Before Sunset

30 Jun


Jesse (Ethan Hawke) and Celine (Julie Delpy) first met nine years on a train travelling through Europe and, acting impulsively, decided to spend a day together in Vienna. They struck up a great bond and a beautiful romance, but each knew they had only that one day together. Those events were charted in the excellent Before Sunrise. Now, in Before Sunset, chance and circumstance have brought the two together again, this time for barely more than an hour.

Whereas last time, the meeting was completely unplanned, there is slightly more to it this time round. Jesse is now a best-selling author conducting a promotional book tour that has brought him to Paris. Evidently, he has written a novel based heavily on his first meeting with Celine. The last time they met, they agreed to meet each other in Vienna six months later. As this film takes place almost an entire decade later, we know that that didn’t happen. Now though, Celine has seen a poster for Jesse’s appearance in her favourite Parisian bookstore and she pays him a visit. They go for a coffee and spend some together. Just as it was in the first film, there is a dark cloud hanging over the story the whole time – the fact that they have such limited time together again.

The film opens with an emotional kick, with a beautiful song playing over the opening shots of Paris. The song is by Delpy herself; “Now we are together, sitting outside in the sunshine, but soon we’ll be apart”. The words are both a nod to the first film and a good set up for this story.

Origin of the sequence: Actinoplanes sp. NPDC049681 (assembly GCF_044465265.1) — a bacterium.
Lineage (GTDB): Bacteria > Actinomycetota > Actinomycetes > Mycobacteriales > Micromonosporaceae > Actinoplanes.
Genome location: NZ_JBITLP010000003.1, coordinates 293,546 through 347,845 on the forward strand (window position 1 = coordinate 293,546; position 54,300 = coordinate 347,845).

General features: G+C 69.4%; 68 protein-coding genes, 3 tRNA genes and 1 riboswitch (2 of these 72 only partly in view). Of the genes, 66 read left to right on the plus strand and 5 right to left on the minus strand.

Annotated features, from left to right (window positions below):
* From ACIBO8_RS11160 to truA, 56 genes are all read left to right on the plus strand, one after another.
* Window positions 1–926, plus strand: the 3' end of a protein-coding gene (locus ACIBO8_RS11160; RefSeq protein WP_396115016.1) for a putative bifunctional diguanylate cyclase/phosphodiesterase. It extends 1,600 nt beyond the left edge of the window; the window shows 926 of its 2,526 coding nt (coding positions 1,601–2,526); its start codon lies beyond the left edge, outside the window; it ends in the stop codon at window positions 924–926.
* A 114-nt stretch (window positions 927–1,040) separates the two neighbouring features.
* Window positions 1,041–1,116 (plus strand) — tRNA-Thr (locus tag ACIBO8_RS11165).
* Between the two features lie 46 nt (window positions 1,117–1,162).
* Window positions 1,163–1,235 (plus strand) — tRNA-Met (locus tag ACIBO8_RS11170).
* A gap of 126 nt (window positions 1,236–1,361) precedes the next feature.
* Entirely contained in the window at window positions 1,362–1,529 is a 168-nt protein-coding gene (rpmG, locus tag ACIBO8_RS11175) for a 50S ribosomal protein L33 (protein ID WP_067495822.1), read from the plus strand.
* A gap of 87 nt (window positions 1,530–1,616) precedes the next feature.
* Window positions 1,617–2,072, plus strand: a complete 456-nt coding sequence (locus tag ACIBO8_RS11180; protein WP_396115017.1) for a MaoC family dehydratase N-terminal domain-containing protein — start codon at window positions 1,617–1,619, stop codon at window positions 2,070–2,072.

Just as with Before Sunrise, everything here feels so incredibly realistic. When Jesse see’s Celine again for the first time, there’s no overblown emotion. He wanders over to her and utters a simple “Hi. How are you?” I said it in my previous review, but it’s worth repeating; this hits home because it’s grounded so much in the real world. This is how people converse with each other, it’s natural dialogue and creates the feeling once again that these are relatable characters.


Writer and director Richard Linklater wastes no time in quickly establishing why the pair didn’t meet again six months after Before Sunrise and, like everything else in this story, it is moving and engaging. It’s a natural response to a sequel to worry that it won’t live up to it’s predecessor, especially if it has had as big an effect on you as Before Sunrise had on me. In this respect, I did have the advantage that this film has been around for nine years and is highly acclaimed. In any case, any such worries were immediately eased.

Hawke and Delpy have done an incredible job of keeping together their astounding chemistry, bouncing off each other in the most natural way. On this evidence, you’d have to assume that they get on well in real life. If that chemistry was the great achievement of the first film, then it’s made more impressive by the time distance between the two movies.

Once again, the dialogue that Richard Linklater and Kim Krizan have created for the two leads is exceptional. It’s witty, endearing and intelligent, all whilst being so natural. There are some clever references to the first film. Early on, Jesse and Celine ponder why they didn’t just exchange phone numbers when they left each other on that night in Vienna. They surmise that they were just “young and stupid”. It’s a good nod to the fans of the first film who, in the intervening years, doubtless wondered the same thing.